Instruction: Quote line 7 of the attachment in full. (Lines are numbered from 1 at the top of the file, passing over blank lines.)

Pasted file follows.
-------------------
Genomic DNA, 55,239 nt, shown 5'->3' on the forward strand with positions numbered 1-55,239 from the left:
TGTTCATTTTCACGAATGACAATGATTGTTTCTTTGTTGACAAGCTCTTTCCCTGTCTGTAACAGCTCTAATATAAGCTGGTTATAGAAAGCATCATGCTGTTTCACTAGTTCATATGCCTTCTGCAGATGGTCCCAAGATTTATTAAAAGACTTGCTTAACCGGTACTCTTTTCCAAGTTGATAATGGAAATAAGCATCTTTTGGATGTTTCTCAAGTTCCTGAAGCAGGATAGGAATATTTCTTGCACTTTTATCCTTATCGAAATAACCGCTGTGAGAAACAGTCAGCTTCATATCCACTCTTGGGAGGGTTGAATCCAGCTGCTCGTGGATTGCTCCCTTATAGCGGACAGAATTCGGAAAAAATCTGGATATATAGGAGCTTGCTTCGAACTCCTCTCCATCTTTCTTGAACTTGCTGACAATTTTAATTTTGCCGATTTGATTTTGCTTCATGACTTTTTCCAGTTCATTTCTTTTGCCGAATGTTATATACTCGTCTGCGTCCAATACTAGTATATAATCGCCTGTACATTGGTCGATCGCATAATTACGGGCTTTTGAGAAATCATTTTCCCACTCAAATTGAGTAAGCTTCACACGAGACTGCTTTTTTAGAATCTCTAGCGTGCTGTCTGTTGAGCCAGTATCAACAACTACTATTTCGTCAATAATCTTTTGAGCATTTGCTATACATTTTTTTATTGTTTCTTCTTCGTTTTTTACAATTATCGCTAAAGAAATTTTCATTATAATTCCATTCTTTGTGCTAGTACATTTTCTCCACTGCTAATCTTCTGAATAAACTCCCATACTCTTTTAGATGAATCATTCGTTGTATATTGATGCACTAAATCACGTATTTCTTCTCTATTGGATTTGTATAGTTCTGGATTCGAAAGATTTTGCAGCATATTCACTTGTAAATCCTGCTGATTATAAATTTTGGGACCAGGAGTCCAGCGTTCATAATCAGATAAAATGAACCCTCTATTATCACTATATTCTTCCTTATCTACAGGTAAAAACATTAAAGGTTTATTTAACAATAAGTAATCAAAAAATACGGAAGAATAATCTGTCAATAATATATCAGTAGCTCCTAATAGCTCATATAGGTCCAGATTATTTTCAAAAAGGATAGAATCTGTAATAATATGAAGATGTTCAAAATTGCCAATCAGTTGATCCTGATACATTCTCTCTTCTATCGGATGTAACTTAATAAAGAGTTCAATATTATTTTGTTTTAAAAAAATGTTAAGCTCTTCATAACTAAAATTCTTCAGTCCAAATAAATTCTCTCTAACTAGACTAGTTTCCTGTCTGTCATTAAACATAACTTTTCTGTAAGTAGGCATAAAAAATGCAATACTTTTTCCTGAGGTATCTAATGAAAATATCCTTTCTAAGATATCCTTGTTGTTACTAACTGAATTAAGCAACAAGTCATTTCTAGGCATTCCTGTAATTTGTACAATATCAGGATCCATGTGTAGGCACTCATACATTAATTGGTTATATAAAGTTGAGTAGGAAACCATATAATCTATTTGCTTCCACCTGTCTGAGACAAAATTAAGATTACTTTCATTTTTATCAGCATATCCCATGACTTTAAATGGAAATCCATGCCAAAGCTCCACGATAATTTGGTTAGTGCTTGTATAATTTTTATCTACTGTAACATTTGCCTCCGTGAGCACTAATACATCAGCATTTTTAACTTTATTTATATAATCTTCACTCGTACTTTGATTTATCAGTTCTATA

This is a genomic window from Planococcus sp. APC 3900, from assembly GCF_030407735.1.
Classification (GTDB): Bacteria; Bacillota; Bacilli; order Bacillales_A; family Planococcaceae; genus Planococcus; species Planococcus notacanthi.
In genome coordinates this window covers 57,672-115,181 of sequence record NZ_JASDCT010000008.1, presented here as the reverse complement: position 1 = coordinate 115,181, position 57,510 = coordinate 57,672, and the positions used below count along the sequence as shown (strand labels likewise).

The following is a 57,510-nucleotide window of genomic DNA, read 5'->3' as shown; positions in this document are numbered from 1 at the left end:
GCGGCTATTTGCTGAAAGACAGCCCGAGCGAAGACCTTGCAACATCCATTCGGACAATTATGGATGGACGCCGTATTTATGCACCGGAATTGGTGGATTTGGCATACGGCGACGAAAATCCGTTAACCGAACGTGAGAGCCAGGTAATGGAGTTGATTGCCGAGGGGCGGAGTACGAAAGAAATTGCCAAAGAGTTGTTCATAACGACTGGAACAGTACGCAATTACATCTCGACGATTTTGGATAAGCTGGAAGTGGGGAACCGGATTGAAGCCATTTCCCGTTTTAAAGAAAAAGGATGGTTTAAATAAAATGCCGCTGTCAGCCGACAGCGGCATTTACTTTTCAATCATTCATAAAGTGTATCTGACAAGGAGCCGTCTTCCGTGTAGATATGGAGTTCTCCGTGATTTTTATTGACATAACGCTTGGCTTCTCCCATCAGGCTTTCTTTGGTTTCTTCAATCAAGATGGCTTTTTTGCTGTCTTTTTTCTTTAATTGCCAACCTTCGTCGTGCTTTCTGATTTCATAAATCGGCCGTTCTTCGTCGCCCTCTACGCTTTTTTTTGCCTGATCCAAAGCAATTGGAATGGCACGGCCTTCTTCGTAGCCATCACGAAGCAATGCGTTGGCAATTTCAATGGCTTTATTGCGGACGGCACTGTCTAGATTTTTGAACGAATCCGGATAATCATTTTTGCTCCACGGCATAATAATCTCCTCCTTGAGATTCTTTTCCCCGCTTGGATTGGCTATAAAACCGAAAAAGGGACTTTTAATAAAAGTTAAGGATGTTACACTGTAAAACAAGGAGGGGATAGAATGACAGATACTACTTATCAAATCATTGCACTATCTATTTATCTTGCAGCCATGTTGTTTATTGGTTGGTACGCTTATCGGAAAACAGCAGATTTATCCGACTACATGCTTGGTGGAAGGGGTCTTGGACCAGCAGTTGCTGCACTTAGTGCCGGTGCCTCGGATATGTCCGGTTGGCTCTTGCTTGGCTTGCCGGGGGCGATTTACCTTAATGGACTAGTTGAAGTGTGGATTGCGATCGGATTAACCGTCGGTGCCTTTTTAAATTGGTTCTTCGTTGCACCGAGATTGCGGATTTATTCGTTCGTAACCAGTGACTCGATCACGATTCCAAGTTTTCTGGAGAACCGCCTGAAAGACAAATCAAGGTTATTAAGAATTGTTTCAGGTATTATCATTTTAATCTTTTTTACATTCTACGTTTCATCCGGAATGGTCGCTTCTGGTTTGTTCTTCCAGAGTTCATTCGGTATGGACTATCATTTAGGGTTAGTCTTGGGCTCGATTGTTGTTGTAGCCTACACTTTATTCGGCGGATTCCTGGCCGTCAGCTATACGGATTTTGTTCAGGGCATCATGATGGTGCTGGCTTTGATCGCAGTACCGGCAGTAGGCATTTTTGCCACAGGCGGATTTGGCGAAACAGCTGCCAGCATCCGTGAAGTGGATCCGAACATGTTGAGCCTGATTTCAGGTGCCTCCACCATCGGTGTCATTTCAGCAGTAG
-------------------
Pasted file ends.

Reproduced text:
GCGGCTATTTGCTGAAAGACAGCCCGAGCGAAGACCTTGCAACATCCATTCGGACAATTATGGATGGACGCCGTATTTATGCACCGGAATTGGTGGATTTGGCATACGGCGACGAAAATCCGTTAACCGAACGTGAGAGCCAGGTAATGGAGTTGATTGCCGAGGGGCGGAGTACGAAAGAAATTGCCAAAGAGTTGTTCATAACGACTGGAACAGTACGCAATTACATCTCGACGATTTTGGATAAGCTGGAAGTGGGGAACCGGATTGAAGCCATTTCCCGTTTTAAAGAAAAAGGATGGTTTAAATAAAATGCCGCTGTCAGCCGACAGCGGCATTTACTTTTCAATCATTCATAAAGTGTATCTGACAAGGAGCCGTCTTCCGTGTAGATATGGAGTTCTCCGTGATTTTTATTGACATAACGCTTGGCTTCTCCCATCAGGCTTTCTTTGGTTTCTTCAATCAAGATGGCTTTTTTGCTGTCTTTTTTCTTTAATTGCCAACCTTCGTCGTGCTTTCTGATTTCATAAATCGGCCGTTCTTCGTCGCCCTCTACGCTTTTTTTTGCCTGATCCAAAGCAATTGGAATGGCACGGCCTTCTTCGTAGCCATCACGAAGCAATGCGTTGGCAATTTCAATGGCTTTATTGCGGACGGCACTGTCTAGATTTTTGAACGAATCCGGATAATCATTTTTGCTCCACGGCATAATAATCTCCTCCTTGAGATTCTTTTCCCCGCTTGGATTGGCTATAAAACCGAAAAAGGGACTTTTAATAAAAGTTAAGGATGTTACACTGTAAAACAAGGAGGGGATAGAATGACAGATACTACTTATCAAATCATTGCACTATCTATTTATCTTGCAGCCATGTTGTTTATTGGTTGGTACGCTTATCGGAAAACAGCAGATTTATCCGACTACATGCTTGGTGGAAGGGGTCTTGGACCAGCAGTTGCTGCACTTAGTGCCGGTGCCTCGGATATGTCCGGTTGGCTCTTGCTTGGCTTGCCGGGGGCGATTTACCTTAATGGACTAGTTGAAGTGTGGATTGCGATCGGATTAACCGTCGGTGCCTTTTTAAATTGGTTCTTCGTTGCACCGAGATTGCGGATTTATTCGTTCGTAACCAGTGACTCGATCACGATTCCAAGTTTTCTGGAGAACCGCCTGAAAGACAAATCAAGGTTATTAAGAATTGTTTCAGGTATTATCATTTTAATCTTTTTTACATTCTACGTTTCATCCGGAATGGTCGCTTCTGGTTTGTTCTTCCAGAGTTCATTCGGTATGGACTATCATTTAGGGTTAGTCTTGGGCTCGATTGTTGTTGTAGCCTACACTTTATTCGGCGGATTCCTGGCCGTCAGCTATACGGATTTTGTTCAGGGCATCATGATGGTGCTGGCTTTGATCGCAGTACCGGCAGTAGGCATTTTTGCCACAGGCGGATTTGGCGAAACAGCTGCCAGCATCCGTGAAGTGGATCCGAACATGTTGAGCCTGATTTCAGGTGCCTCCACCATCGGTGTCATTTCAGCAGTAG